According to the Mayans, we were at the end of the world in 2012. I am not sure how that theory works, but it got me wondering. If I could choose the place to be at the end of the world, where would it be? Would it be, the beautiful little town of Groningen in The Netherlands? Will it be the kinky, crazy city of Amsterdam? Or would it be Singapore, the place I was born and the place where I spent most of my life in.
Nope, it’s none of them.
If the Mayans are correct, then I’ve got to get myself on a flight to Delhi, and take a 12 hour train ride to this place called Varanasi.
The ancient city of India,
The River Ganges
Varanasi is located in India’s second most poorest state, Uttar Pradesh. The city is simply, a mess. If you thought Chandi Chowk in Old Delhi was difficult to navigate, the city of Varanasi takes you even more aback. The streets are swamped with portholes, masses of people cling on to each other, and trishaws swerve dangerously by the edges of uncovered drains, dispensing water with an odd shade of green. As the fading sun sinks beyond the horizon, spots of florescent lights and kerosene lamps light up the chaotic city. In a blur of the moment, you catch sight of a funeral procession – a group of men carrying a covered body on a wooden plank, to be incinerated and returned back to the creator of life, the river.
Strangely, the very redeeming quality about this place is the same river, the River Ganges, which rushes through the ancient city of Varanasi in its purest form. It’s the throbbing pulse of the city, the sustaining force of thousands and thousands of people who head there to wash garments of all shapes, sizes and colours, take a religious bath, or scatter the ashes of their loved ones into the holy river.
I spent 10 hours of my life in Varanasi. It was a stopover in between the border of Nepal and Delhi. It’s been four years, but the memories still linger. The dobies (wash-wallas) hard at work, scrubbing and stomping on the brightly coloured garments. The uncanny smell of FAB detergent floating by as the sun rises. The rising morning sunlight bouncing off the rippling muscles of a shirtless doby who is flinging a t-shirt with all his strength against the wooden scrubbing board.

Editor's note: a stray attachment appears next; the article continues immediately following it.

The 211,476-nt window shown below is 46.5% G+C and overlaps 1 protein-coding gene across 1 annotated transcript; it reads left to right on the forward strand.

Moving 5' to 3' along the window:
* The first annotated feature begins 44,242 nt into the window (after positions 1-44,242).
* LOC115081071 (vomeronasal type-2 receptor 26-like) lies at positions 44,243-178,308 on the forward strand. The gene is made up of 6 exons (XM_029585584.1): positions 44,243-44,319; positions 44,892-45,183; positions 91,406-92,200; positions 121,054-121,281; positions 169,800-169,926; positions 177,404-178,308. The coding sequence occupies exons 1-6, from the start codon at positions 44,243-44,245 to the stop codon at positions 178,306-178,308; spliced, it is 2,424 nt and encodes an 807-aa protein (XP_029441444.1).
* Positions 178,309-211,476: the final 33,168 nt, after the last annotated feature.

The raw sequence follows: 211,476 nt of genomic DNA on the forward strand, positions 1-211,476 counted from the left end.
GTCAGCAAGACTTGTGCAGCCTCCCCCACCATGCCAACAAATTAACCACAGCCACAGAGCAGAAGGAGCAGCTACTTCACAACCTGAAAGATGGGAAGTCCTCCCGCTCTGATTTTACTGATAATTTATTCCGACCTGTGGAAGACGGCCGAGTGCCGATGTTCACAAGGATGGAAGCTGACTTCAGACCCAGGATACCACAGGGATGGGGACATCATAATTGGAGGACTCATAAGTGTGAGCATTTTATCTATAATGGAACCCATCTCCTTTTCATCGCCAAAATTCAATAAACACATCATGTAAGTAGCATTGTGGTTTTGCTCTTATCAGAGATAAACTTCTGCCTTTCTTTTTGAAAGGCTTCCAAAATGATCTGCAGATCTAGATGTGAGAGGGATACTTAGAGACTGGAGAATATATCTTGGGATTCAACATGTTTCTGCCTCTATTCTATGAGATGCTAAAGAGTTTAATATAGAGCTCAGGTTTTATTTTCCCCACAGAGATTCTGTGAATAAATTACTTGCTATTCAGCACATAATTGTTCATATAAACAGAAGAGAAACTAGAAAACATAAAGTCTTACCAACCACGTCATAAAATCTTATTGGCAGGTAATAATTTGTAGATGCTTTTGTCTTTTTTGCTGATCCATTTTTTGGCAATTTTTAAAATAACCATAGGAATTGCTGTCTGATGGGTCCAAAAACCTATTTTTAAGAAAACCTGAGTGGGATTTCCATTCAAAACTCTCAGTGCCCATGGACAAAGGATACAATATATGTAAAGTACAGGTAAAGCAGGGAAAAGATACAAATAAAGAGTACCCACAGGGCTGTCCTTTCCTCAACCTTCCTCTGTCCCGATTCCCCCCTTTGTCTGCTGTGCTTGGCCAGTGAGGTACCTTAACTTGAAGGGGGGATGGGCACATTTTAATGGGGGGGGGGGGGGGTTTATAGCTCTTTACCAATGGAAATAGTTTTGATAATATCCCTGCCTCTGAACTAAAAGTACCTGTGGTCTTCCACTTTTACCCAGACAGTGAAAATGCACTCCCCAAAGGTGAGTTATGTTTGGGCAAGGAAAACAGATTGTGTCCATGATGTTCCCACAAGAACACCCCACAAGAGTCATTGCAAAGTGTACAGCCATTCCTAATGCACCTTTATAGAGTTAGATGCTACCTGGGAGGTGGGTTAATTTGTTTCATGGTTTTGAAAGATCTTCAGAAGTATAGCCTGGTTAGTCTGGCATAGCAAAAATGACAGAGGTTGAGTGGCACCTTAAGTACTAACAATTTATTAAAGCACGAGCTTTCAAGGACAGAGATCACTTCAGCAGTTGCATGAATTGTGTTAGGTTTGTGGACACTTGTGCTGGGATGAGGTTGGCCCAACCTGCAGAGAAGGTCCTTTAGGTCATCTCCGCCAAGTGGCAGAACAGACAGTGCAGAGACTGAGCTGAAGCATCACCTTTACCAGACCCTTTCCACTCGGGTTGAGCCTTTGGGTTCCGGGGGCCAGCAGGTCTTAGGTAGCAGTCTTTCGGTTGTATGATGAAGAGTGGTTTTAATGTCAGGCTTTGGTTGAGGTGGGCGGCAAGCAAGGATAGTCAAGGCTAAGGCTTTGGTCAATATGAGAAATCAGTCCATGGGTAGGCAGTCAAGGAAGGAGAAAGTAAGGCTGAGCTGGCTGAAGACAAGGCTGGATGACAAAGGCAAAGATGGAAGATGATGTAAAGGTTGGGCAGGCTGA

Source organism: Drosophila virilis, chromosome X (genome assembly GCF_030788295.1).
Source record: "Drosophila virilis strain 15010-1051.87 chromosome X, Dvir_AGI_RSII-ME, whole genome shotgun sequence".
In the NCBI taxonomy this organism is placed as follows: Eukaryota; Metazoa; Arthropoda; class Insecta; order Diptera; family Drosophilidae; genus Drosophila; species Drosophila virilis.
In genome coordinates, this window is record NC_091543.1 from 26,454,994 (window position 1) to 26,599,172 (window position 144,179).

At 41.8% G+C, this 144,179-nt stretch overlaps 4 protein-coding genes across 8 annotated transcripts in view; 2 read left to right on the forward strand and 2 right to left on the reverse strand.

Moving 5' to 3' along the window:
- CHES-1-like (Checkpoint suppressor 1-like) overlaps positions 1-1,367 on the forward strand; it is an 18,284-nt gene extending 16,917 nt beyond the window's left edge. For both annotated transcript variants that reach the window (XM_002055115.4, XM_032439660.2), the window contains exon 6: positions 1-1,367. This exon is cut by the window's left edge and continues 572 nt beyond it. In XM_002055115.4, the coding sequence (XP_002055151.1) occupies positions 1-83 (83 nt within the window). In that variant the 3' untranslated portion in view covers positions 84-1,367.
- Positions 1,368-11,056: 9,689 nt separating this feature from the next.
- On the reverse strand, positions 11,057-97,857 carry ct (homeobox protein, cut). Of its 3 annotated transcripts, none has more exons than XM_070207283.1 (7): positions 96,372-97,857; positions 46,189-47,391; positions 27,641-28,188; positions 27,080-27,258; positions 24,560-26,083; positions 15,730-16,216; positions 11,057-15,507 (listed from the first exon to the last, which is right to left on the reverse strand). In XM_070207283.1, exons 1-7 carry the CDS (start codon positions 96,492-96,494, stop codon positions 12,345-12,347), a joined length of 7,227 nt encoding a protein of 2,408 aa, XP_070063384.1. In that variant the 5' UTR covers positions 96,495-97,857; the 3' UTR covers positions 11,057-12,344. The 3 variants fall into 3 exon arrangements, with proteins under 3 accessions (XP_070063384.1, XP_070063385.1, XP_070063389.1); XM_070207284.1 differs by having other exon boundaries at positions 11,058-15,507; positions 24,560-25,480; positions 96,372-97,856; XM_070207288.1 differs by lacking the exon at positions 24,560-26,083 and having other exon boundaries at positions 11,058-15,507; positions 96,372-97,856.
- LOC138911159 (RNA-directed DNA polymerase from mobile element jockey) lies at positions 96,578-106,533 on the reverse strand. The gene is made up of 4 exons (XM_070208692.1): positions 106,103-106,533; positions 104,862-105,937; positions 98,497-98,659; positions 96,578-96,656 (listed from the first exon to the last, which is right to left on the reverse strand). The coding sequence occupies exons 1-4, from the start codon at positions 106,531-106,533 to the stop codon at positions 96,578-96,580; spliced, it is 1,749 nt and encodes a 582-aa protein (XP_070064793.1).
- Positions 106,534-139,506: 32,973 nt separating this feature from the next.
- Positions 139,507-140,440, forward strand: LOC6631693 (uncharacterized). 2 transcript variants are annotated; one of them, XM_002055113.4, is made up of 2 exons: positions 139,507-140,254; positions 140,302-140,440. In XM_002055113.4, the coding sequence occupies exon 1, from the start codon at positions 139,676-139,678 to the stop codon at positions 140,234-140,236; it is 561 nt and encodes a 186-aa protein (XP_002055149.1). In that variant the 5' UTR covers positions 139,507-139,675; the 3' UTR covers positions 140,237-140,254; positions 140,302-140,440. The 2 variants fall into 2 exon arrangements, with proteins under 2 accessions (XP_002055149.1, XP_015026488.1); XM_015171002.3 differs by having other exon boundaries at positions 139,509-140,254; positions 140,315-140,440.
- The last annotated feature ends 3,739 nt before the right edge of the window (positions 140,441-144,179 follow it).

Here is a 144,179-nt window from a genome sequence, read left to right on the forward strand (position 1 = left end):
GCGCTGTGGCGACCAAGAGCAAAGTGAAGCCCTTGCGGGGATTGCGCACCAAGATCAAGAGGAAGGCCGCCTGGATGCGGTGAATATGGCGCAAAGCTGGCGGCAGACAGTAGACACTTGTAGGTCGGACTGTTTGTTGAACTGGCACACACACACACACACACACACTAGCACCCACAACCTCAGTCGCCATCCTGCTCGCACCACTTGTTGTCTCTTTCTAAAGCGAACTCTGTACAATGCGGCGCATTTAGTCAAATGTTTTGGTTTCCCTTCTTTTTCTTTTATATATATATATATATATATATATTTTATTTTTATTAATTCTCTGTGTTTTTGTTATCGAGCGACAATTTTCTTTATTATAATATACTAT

As you trot on by to the next ghat, you’d see brightly coloured flags flapping in the wind. By the side of the river bank, you’d see hairy chested men untangling themselves from their shirts, off to take a holy bath in the water. (The women bathe in their sarees.) Till this day, I can’t fathom how can the water be bath-ready when 500 metres away, soap suds and garments are floating aimlessly on the river’s surface.
Then comes the highlight of your trip to Varanasi. It is The Reason why you ever came. Varanasi is probably the only place in the world where dead bodies are placed on wooden crates, doused in oil and set alight, surrendering the dead back to the hands of the Ganga. You’d meet unfriendly touts who will tell you that it cost money to watch these rituals – just pretend to be ignorant and utter jabberish to them. You could observe from afar, and it’s very worth the sight.
Now as the world ends, I wanna perch of the steps of a ghat. A white chariot may come down from the heavens, or everything could just turn black, but I will be glad to be in the presence in an ancient place where humanity is so raw. The place where life and death flows along the same vein. where the orchestra of humanity reaches its crescendo. End of the world or not, Varanasi always serves to tell me that we could spend our lives trying to get rich, to look good and be successful. But eventually, we’ll have to return to nature. And it will be always the same. Past, present or future.
Activities by the River
I dedicated this post to Friend T. Who accompanied me on a arduous journey here, and braved the cold for 12 hours back to Delhi. Thank you.
I had a deep seated desire to visit the ancient city, and I am glad I have done so.